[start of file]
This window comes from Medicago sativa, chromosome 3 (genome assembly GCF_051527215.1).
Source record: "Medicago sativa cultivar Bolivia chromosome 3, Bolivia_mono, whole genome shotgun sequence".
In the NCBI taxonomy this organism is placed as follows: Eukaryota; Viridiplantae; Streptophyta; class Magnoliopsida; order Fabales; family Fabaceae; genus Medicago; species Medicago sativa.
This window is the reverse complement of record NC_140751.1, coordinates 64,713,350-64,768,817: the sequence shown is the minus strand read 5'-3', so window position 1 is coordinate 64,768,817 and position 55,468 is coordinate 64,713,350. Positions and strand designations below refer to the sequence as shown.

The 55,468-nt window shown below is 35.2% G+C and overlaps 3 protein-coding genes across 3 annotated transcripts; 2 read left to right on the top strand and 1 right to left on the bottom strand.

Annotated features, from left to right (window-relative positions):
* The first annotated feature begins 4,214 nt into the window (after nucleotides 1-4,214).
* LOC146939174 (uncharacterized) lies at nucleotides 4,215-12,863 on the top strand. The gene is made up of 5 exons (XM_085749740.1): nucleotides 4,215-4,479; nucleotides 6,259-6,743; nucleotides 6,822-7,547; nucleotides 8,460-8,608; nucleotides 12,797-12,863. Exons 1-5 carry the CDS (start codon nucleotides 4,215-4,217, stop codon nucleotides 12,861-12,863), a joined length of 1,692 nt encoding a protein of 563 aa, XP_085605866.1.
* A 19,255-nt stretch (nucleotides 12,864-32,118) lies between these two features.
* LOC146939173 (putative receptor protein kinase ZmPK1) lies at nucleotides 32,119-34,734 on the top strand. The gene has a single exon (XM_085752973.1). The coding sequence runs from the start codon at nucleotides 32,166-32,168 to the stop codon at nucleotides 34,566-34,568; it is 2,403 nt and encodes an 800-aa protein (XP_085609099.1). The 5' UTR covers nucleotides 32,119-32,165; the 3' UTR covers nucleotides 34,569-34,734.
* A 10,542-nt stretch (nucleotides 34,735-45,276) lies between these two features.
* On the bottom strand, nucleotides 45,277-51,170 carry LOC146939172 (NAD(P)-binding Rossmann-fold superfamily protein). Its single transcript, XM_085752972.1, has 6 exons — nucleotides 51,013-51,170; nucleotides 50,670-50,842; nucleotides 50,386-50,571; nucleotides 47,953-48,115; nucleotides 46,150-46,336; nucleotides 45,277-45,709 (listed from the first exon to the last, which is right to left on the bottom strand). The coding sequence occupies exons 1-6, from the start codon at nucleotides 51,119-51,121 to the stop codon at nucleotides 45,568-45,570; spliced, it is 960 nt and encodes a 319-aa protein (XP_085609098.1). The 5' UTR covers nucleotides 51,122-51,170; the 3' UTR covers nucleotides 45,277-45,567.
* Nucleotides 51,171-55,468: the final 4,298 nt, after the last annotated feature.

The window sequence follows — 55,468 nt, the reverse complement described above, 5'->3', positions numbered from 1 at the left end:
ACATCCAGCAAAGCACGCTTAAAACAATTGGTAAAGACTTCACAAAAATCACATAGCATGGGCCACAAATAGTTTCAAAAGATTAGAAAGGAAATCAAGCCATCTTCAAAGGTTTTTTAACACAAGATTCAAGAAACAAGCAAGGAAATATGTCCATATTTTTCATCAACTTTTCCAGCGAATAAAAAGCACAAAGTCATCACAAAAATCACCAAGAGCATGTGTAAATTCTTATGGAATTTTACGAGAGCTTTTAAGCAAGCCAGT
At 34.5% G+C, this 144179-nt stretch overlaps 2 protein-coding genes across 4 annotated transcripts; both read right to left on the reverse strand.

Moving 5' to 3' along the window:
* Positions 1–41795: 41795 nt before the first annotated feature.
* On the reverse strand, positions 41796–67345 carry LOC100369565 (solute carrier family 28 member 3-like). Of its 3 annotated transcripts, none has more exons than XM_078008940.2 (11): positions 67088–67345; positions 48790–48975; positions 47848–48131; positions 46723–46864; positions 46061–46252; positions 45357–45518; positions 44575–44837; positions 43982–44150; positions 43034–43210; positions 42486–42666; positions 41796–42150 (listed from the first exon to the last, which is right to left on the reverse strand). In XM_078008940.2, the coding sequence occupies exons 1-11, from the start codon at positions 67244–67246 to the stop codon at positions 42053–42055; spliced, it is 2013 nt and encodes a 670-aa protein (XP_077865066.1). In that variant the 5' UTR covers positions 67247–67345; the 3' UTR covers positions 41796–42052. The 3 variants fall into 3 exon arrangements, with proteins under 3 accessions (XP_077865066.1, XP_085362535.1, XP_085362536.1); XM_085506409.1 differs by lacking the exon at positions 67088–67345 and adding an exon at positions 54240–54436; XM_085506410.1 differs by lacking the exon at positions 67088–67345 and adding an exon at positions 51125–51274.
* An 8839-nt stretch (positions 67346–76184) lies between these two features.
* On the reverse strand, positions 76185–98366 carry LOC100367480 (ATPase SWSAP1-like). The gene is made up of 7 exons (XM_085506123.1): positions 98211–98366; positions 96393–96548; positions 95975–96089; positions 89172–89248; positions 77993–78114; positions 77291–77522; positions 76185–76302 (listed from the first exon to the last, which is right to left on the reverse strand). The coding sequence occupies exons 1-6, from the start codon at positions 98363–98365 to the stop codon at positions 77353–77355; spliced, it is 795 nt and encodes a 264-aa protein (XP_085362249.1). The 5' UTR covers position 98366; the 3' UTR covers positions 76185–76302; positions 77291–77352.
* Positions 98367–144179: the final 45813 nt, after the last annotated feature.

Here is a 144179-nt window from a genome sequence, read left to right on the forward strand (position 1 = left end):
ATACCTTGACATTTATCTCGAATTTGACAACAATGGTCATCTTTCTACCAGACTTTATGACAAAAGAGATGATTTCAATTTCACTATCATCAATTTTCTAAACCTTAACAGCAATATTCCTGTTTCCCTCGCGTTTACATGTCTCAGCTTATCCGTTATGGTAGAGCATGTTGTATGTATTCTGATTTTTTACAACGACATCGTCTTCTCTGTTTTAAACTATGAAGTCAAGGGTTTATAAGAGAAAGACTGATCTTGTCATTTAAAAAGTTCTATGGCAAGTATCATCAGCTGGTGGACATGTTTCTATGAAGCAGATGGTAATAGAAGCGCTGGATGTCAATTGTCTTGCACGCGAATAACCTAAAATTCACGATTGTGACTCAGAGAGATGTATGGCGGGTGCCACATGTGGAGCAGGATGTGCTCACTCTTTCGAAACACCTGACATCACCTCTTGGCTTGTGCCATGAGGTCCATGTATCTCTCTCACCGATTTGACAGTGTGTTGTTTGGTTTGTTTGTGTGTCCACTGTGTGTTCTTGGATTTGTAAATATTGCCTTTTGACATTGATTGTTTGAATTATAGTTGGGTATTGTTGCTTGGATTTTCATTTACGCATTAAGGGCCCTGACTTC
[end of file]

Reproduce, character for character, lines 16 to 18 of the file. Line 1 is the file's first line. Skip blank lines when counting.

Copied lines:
At 34.5% G+C, this 144179-nt stretch overlaps 2 protein-coding genes across 4 annotated transcripts; both read right to left on the reverse strand.

Moving 5' to 3' along the window:
* Positions 1–41795: 41795 nt before the first annotated feature.